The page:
Noblet, 24, is a veteran of the National Guard who served in Afghanistan.

He joined the Guard in December 2007 and did basic training right out of high school.

Originally from Galion, Ohio, he started at the University in 2009 as an education major before switching to history.

Noblet was part of a recent Ohio deployment, when 2,800 troops, 63 of whom were BGSU students, were deployed in Afghanistan in September 2011.

Noblet got injured on deployment with a fractured skull. He returned early, in June 2012, because of it.

He then started working for the National Guard doing odd jobs until registering again for classes again in spring 2013.

Like most veterans, he struggled to transition to civilian life when he returned from deployment.

“It was bad,” Noblet said. “You just feel like you’re on your own.”

While deployed in Afghanistan, Noblet was part of security forces on a small base in Jalalabad, near the border of Pakistan. He also did work with field artillery.

“Your military career job doesn’t transfer over [to the civilian job market,]” Noblet said. “You can stop avalanches, I think, is the only job you can use cannons.”

The University’s services for veterans have allowed him to pursue a higher education; after graduation, he may pursue a career in academia or at a historical society.

“Before deployment, I don’t remember any of this existing,” Noblet said.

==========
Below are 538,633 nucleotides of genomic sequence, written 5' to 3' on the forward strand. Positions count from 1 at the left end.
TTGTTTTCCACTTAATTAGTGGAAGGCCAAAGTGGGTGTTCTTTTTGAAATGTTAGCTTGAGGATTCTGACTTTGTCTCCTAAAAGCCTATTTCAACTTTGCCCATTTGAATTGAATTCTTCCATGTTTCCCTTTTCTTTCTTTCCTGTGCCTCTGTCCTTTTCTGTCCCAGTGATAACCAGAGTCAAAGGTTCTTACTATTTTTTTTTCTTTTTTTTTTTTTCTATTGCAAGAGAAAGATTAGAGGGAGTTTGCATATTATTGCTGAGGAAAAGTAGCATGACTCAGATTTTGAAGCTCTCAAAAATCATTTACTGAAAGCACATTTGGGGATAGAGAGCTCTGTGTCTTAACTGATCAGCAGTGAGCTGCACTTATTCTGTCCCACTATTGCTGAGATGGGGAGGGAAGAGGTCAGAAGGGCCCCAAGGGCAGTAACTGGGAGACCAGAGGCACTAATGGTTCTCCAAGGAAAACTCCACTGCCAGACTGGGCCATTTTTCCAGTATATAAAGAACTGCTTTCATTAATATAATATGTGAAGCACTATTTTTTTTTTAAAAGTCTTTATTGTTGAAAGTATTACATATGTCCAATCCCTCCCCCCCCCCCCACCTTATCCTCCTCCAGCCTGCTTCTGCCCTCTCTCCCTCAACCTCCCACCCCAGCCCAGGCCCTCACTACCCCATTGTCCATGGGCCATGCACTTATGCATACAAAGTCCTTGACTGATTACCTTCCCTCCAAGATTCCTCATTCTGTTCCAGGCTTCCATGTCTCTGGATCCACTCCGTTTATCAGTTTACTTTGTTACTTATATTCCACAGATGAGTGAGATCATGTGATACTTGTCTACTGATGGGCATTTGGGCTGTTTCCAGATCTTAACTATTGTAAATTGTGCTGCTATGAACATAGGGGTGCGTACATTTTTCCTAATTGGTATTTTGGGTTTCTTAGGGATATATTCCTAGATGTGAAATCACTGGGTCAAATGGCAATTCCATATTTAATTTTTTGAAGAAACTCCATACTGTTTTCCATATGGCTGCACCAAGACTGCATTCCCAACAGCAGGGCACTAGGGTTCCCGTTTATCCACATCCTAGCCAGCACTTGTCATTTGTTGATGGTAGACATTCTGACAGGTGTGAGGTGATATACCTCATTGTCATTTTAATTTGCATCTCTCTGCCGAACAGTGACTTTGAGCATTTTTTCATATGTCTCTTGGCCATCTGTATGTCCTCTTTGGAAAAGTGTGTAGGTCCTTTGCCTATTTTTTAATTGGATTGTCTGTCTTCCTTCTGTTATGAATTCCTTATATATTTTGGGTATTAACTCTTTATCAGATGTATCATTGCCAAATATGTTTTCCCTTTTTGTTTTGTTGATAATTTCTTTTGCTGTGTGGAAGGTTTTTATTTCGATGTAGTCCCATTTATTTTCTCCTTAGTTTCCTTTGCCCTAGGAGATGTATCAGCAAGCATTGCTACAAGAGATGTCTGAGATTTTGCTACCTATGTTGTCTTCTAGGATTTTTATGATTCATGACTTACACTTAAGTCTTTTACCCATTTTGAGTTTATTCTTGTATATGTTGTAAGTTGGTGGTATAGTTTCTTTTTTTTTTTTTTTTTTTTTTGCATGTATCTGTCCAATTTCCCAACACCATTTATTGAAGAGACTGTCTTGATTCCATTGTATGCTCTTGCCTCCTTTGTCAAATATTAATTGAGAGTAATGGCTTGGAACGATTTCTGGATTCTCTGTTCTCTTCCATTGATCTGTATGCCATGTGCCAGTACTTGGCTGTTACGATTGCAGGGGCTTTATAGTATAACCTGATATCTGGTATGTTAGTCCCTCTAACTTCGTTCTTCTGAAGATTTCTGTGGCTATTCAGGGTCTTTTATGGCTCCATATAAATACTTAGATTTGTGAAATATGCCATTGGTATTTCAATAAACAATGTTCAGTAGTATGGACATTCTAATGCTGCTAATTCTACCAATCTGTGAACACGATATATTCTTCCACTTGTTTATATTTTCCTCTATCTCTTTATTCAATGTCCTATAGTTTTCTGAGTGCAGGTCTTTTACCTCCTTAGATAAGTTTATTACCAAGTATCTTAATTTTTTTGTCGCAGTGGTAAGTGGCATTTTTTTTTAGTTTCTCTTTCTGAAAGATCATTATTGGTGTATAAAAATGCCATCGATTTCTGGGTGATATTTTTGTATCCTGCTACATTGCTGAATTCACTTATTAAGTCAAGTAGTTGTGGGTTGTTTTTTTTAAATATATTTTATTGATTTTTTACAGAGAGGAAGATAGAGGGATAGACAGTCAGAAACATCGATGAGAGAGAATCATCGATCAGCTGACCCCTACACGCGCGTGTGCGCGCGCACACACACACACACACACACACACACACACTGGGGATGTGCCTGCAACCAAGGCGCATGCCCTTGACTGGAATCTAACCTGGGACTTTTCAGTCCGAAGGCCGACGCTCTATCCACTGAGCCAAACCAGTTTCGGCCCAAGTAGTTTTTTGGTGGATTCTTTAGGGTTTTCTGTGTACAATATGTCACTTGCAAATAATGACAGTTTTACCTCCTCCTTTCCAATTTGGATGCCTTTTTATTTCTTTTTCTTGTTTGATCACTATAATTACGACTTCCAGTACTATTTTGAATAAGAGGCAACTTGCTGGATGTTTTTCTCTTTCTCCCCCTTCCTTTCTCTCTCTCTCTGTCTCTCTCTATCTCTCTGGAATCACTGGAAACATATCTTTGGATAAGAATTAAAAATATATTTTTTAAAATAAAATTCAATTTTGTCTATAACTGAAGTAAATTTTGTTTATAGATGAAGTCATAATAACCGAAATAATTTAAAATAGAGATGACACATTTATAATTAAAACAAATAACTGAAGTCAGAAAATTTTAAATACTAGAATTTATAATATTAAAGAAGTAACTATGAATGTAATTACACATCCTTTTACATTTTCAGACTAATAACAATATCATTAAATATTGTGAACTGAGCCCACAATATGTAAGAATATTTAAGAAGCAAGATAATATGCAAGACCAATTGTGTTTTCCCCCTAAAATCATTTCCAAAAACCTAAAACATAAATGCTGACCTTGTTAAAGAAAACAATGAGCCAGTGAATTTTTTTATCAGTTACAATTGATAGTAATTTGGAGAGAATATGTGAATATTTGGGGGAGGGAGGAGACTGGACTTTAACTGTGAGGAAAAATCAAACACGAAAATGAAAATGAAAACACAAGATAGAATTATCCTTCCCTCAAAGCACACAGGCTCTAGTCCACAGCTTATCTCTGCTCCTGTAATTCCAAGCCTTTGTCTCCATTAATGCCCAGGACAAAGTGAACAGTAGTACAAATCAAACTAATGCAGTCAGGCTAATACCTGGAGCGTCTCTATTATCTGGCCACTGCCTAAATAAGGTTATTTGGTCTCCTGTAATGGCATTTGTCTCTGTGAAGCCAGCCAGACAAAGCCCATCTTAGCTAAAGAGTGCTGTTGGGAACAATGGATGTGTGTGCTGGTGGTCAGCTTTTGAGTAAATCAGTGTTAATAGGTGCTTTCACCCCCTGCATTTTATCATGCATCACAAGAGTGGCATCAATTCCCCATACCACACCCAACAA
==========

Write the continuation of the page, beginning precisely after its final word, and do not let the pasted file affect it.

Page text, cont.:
He is now a peer mentor in the PAVE program.

If the program is successful, it will be rolled out nationally next academic year, Buetikofer said.

As for the Afghanistan War, it is now America’s longest, at 12 years.

The wars in Iraq and Afghanistan will cost between $4 trillion and $6 trillion, according to a 2013 Harvard study authored by Linda Bilmes.

The more money the U.S. invests in the war, the more important that investment not be in vain, said Marc Simon, associate professor of political science at BGSU.

“Having spent 13 years trying to prop up this government, it would be embarrassing for the U.S. if all the gains in the Afghanistan war were lost shortly after we pull out,” Simon said. “The fear is if we got out too soon, the Taliban would not be suppressed enough for the Afghanistan military to handle it.”

The Afghanistan government doesn’t have the money or the military power to sustain the war on its own. Considering this, what will likely happen when the U.S. draws out is that Karzai will enter into a power-sharing solution with the Taliban, Simon said.

This year has been the first time since 2001 that Americans are as likely to say U.S. military involvement in Afghanistan was a mistake as to say it was not, according to a February, 2014 Gallup poll.

Forty-nine percent of Americans in 2014 said the war was a mistake, according to the survey. Comparatively, 44 percent thought so a year ago, and nine percent thought so in 2001.

“The American public is tired of and distracted by the war in Afghanistan,” Simon said. “Americans are ready to get out, and have been for a long time.”